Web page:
In case you missed the similarity, here’s a photo of the Mars FLR with big red arrows and bold text pointing to the “paraphyses” — you know, just in case the visual similarity might not be as strong as Joseph claims.
Joseph says that if you “magnify” the image the similarities to the paraphyses of apothecia are even more apparent, which is kind of amusing: you can’t magnify the raw pixel data. All the information you get is right there. You can make it larger, but that’s not at all the same as increasing resolution.
I have used all the powers bestowed upon me with my Ph.D. to squint even harder than Rhawn Joseph at that rock, and I’m sorry, it’s a rock. It’s not a fungus or a lichen or a Happy Meal toy or Rhawn Joseph’s lost marbles, and if you look at the raw image rather than one that Joseph has pseudocolored to tint it green, it doesn’t look particularly biological.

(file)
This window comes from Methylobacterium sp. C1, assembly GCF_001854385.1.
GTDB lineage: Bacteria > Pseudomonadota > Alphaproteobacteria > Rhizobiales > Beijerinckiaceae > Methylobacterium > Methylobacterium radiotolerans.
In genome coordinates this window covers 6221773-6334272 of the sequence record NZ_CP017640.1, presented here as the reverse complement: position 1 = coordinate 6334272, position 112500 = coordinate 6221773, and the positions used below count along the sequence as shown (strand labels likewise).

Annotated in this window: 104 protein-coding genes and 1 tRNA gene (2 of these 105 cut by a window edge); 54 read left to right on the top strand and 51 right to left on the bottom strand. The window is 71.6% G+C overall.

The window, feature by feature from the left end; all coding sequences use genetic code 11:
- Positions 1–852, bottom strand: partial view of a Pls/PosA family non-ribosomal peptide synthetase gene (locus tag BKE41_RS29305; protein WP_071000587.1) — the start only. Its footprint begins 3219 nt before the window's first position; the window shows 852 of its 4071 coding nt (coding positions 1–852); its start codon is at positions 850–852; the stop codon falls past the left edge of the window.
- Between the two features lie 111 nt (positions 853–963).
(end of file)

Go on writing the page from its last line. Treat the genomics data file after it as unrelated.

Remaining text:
Mr Squyres said scientists believe the rock, named "Pinnacle Island," got there when the aging rover did a pirouette turn in the dusty Martian soil and knocked loose a chunk of bedrock that rolled a short distance downhill.
"We think that in the process of that wheel moving across the ground, we kind of flicked it, kind of tiddly winked it out of the ground and it moved to the location where we see it," Mr Squyres said.
Still, scientists have not found the divet the rock would have left behind. They think it is hidden beneath one of the rover’s solar arrays.
The Opportunity team plans to manuever the robotic vehicle around a bit more to see if they can find the spot from which the rock emerged.
As to why it is such an unusual color [it's a darker red than the surface], Mr Squyres said it may be that humans are witnessing a surface that has not been exposed in a very, very long time.
"It appears that it may have flipped itself upside down," he said.